0 thoughts on “Fssssssssssst!

  1. Definitely not full of hot air after a little driving. OTOH, air conditioning wouldn’t be a problem! Heating and lights might require batteries, though.

  2. At some level this seems similar in approach to the idea a few years ago of using flywheels instead of batteries. The basic idea is the same; you can store a lot of mechanical energy in a small space if you are clever about it. Unfortunately, that technology never seemed to take off despite a lot of hype (see for example http://discovermagazine.com/1996/aug/reinventingthewh842 this article from 1996). However, both flywheels and compressed air share the same essential problem as hydrogen; you still need to get the initial energy from somewhere. Thus these aren’t true sources of power like gasoline. Even if this technology works very well, it will still need to take power from the general grid.

  3. I remember seeing an article about this on Slashdot/Wired about a year ago.

    Even if it does require an external power source to charge/recompress the air, and a battery for the auxiliaries, it’s still going to require comparatively less power than most cars. (IIRC, it also uses vegetable oil for the lubricant.)

    It’s good to see that it’s finally getting some coverage from the MSM and not just tech publications.

  4. Even if this technology works very well, it will still need to take power from the general grid.

    When ScienceBlogs did their Next Generation Energy series on alternative energy, I suggested that a combination of using wind generators for the electricity to power the compressors that charge the car is a great way to reduce the need for a carbon-based transportation system. Apparently the folks at Shell, who sponsored the series didn’t think too much of the idea.

  5. As we engineers say, things can be split to three parts: the beginning, the middle, and the end. In energy business the beginning is generating the energy, the middle is distributing it, and the end is using it. This car only addresses the end part.

    There is one very good system for the middle part: the electricity grid. But it can only forward energy, not store it. Storage with high efficiency would really be a winner. You could generate solar electricity in the summer, and use it in the winter. In that respect chemical methods (i.e. fuels) perform much better. Batteries, capacitors, flywheels, and compressed air have far lower storage densities.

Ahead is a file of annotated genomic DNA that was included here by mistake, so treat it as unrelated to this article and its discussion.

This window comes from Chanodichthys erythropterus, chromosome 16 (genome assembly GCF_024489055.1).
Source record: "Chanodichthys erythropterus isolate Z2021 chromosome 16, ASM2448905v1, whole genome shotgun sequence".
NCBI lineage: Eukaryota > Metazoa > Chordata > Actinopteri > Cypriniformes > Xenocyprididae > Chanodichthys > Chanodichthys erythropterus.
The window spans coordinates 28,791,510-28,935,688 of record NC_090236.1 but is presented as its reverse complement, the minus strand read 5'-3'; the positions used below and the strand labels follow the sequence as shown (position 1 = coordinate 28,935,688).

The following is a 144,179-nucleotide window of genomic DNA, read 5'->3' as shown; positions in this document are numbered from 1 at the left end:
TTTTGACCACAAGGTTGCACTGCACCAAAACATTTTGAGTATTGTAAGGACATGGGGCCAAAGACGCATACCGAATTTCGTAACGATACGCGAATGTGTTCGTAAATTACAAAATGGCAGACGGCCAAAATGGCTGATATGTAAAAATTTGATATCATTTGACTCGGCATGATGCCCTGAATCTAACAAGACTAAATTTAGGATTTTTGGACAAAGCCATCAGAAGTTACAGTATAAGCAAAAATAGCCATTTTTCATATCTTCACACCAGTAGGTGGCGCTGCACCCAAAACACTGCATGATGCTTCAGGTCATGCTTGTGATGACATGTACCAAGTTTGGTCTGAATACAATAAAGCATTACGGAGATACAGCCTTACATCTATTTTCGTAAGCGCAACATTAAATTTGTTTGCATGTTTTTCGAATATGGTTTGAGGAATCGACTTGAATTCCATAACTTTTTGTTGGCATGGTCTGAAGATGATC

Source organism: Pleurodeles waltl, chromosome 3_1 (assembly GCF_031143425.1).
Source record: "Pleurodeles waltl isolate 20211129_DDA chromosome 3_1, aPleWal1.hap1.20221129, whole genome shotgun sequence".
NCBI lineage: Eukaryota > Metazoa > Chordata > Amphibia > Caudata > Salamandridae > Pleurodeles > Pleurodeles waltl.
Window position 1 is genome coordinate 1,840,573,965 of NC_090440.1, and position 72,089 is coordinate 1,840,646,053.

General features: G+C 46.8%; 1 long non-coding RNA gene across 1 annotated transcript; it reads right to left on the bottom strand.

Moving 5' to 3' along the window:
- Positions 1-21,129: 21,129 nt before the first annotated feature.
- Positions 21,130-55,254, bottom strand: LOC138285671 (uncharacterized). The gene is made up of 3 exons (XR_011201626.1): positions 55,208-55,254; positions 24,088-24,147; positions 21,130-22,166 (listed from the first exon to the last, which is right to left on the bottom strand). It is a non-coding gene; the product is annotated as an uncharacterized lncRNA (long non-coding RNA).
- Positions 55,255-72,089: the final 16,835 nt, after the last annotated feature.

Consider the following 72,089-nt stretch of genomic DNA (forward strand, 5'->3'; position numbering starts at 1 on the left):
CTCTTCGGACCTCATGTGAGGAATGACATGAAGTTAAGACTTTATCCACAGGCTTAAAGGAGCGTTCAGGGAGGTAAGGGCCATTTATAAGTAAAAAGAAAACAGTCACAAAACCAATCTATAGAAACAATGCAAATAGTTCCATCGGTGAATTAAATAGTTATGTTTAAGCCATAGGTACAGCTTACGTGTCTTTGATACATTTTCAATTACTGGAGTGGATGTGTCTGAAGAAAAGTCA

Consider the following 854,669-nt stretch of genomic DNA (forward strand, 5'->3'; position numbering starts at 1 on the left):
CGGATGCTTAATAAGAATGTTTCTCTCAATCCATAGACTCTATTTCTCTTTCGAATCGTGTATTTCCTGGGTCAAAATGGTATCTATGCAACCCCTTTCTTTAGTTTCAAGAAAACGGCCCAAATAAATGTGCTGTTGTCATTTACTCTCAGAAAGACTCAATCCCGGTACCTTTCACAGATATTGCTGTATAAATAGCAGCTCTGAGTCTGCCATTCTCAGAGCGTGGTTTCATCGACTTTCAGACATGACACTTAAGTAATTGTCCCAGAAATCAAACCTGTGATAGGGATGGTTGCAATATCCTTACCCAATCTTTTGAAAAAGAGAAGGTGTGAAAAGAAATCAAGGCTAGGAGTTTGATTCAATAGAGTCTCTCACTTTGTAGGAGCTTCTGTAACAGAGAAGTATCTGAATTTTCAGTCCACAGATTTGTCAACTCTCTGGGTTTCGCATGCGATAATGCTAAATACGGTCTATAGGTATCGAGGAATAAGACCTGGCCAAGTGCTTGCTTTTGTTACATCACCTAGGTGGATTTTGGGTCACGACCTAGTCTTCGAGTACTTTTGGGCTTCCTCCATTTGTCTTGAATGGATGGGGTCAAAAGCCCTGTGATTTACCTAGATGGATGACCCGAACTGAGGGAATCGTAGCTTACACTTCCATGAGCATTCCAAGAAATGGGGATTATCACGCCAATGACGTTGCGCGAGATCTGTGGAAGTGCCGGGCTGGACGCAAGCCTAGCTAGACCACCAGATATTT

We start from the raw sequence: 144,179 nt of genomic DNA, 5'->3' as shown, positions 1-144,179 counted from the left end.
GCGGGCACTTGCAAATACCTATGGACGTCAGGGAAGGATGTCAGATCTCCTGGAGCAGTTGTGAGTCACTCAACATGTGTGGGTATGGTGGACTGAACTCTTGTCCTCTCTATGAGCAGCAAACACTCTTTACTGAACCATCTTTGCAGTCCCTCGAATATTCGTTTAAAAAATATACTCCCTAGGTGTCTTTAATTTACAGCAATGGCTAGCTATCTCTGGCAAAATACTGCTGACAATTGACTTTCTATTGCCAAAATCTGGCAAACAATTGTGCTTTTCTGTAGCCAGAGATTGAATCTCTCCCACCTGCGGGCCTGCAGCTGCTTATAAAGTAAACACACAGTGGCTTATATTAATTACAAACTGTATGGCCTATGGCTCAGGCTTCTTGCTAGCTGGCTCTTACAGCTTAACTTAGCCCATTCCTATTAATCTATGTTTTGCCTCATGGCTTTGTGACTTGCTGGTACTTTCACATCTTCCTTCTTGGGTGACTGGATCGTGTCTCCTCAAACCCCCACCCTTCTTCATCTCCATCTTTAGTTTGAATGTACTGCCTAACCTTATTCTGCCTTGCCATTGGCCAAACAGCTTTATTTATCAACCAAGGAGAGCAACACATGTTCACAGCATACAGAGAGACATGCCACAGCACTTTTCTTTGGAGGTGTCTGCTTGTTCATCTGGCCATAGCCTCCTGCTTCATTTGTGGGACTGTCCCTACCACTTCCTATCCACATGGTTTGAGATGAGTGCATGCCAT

The beginning has its own problems, and they are pretty independent of the other two. Solar panels or windmills don’t need this car to be feasible.

  6. Near the equator, the earth’s surface is moving in one ‘direction’ at about one point five mach. Most of the planet is sitting there at several hundred or a couple/few thousand degrees C. The planet is moving through an weak ionic field at almost 70,000 miles per hour. If I had an object in the lab moving at 70,0000 miles an hour (for free … it just comes that way) through a weak ionic field, I could make energy from it.

    Wind power is, of course, exploiting the rotation. We do use a tiny bit of geothermal. But the magnitude of available energy is startling compared to what our tiny earthling minds seem able to tap.

  7. Lassi Hippelainen suggests 3-part consideration: beginning, middle, and end (generation, storage/transport, use) — a good point. Seems there is a fourth issue, afterlife, which we humans are struggling to incorporate into our thinking. That is, what is left after use? pollution, toxics? an excess of some elements or substances?

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